Tens of thousands gather to celebrate at Antietam battlefield

July 03, 2005|by GREGORY T. SIMMONS


Thousands of people covered the lawn behind the visitors center at Antietam National Battlefield for Saturday's 20th annual Salute to Independence celebration, awaiting the evening's orchestral presentation and fireworks display.

The military was prominent, complete with a C-130 airplane flyover from the West Virginia Air National Guard 167th Airlift Wing in Martinsburg, W.Va., six howitzers from the Maryland Army National Guard 2nd Battalion 110th Field Artillery in Greenbelt, Md., and about 30 uniformed guardsmen to operate the howitzers.

In the middle of the field watching it all was Mary Fritz and her husband, Richard Fritz. The Fritzes said their son is in the U.S. Air Force stationed at a base in Idaho.


Mary Fritz, 60, said Saturday was her chance to show her support. She listed the pieces of clothing she was wearing that represented her patriotism.

"Patriotic jumper. Patriotic T-shirt. The hair band. The purse. Necklace. Pins," Fritz said. She also had white socks with red and blue stars on them and a red, white and blue bracelet.

"And then I have napkins (with U.S. flags on them) that I put on my cooler." Then, she pointed at her husband. "I got him to put on his patriotic shirt."

"Then, we have patriotic chairs which our son got us."

She said it's good for the country to have an annual reminder of military service on Independence Day. She had three brothers who served in the Navy, and an uncle who went missing in action during World War II.

"I think so. Especially after 9/11. I think the country became a lot more aware of the colors," the bedecked Fritz said. "I think people should always be aware."

Antietam National Battlefield Park Superintendent John Howard said he estimated there were at least 35,000 people in the crowd by 7:30 p.m., when the Maryland Symphony Orchestra began its musical tribute.

The crowd was larger this year than last, which partially could be attributed to the weather, Howard said.

"I think it's a combination between the weather and it's the 20th anniversary," Howard said.

According to Hagerstown weather observer Greg Keefer's Web site,, the temperature in Hagerstown reached 86 degrees about 2 p.m., and by 9 p.m. had dropped to about 75 degrees. The skies had few clouds, the humidity was low and there was a steady breeze all day.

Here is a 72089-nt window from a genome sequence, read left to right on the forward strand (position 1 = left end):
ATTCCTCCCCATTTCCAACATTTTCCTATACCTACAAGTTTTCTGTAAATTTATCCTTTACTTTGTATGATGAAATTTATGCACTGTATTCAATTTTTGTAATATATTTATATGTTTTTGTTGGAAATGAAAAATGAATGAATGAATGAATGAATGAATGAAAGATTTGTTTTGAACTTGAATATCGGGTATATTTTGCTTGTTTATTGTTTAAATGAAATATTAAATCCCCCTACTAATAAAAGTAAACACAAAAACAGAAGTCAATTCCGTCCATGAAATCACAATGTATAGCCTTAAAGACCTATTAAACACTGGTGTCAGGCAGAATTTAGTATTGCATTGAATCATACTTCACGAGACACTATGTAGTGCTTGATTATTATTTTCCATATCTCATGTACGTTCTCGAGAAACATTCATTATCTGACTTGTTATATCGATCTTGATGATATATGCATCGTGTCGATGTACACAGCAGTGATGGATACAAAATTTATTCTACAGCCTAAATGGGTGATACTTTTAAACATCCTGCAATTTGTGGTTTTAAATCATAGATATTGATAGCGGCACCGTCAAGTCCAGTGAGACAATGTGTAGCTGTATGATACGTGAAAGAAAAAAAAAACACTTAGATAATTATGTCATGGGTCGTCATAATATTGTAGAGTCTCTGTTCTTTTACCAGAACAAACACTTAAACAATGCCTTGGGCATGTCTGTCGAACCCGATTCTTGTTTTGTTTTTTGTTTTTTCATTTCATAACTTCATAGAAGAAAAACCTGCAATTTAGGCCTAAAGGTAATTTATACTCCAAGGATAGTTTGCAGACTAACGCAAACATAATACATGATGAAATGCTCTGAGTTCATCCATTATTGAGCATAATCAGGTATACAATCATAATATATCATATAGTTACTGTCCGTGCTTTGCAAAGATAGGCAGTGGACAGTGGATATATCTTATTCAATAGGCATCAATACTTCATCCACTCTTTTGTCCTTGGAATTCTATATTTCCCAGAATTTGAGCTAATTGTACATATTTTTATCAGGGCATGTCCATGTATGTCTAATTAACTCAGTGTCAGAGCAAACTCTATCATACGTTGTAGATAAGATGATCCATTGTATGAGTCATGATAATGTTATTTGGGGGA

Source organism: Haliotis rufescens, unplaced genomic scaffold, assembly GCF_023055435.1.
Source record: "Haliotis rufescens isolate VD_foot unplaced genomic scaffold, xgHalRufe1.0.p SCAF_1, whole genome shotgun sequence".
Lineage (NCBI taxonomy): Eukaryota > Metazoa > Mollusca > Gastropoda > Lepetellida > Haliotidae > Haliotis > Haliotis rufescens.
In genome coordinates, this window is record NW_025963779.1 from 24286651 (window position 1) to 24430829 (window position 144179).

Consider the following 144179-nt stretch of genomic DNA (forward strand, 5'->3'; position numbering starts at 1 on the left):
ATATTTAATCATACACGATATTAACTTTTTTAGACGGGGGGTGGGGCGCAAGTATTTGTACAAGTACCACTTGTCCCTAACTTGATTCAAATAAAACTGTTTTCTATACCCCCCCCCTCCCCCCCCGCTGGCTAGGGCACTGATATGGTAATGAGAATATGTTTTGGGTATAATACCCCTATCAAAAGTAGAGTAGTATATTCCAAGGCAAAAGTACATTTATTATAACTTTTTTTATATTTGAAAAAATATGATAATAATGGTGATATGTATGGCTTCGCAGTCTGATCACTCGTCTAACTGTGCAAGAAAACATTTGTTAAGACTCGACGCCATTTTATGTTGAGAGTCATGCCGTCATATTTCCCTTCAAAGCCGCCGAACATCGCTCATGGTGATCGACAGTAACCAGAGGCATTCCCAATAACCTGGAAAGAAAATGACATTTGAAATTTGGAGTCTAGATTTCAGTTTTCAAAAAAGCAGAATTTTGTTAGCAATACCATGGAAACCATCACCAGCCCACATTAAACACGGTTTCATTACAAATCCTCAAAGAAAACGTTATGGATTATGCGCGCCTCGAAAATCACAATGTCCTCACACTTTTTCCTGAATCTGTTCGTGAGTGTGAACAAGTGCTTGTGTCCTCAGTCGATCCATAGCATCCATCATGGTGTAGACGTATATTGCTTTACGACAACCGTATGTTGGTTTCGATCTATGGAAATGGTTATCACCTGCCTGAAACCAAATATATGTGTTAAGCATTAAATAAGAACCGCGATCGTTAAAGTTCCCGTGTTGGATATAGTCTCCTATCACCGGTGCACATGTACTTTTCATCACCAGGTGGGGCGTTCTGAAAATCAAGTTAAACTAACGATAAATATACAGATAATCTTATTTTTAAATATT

Before the concert, MSO Musical Director Elizabeth Schulze said it would be her seventh time leading the orchestra at the battlefield, and she still was excited.

"I'm always breathless about these things," Schulze said. "I love being able to interact with the audience. ... It just seems to be a wonderful tradition that's taken hold."

The orchestra was taking a little bit of a risk this year, Schulze said, by working with music written less than five years ago. Robert Lichtenberger, a Maryland native, wrote the recent versions of "Yankee Doodle Dandy" the orchestra was to perform Saturday.

Orchestra members also said it was an honor to play before the crowd.

"It's hot, but it's a cool thing with this many people here," said Sheryl Navarrete, a violinist.

Alan Saucedo, a cellist, said it was his first time playing at this event.

"It's very nice they do this kind of thing. We don't have too many of these in Mexico," Saucedo said of his home country. "It is difficult to keep everything together - the instrument, keeping your instrument in tune. ... But it's a nice experience to play outside."

Sgt. Greg Blackmon, who was with the artillery unit out of Greenbelt, said the members of his unit get to assist in playing Tchaikovsky's "1812 Overture" twice a year, once at Antietam and once at Fort Meade near Baltimore.

The 105 mm howitzers have a nine-mile maximum target distance, and to fire them can be very technical, Blackmon said. Musical uses are easier, but he said he didn't think anyone in his unit had musical training, however.

"You know what, I don't," Blackmon said. "I don't think we have any musicians in the battery that I know of."

But with the military personnel as a backdrop and the crowds showing their patriotism, Mary Fritz said she would continue to be supportive, and continue to keep her son in her thoughts.

"Anything can happen," Fritz said. "Every time you hear a report, you wonder. ... To be a mother, you'll do anything."

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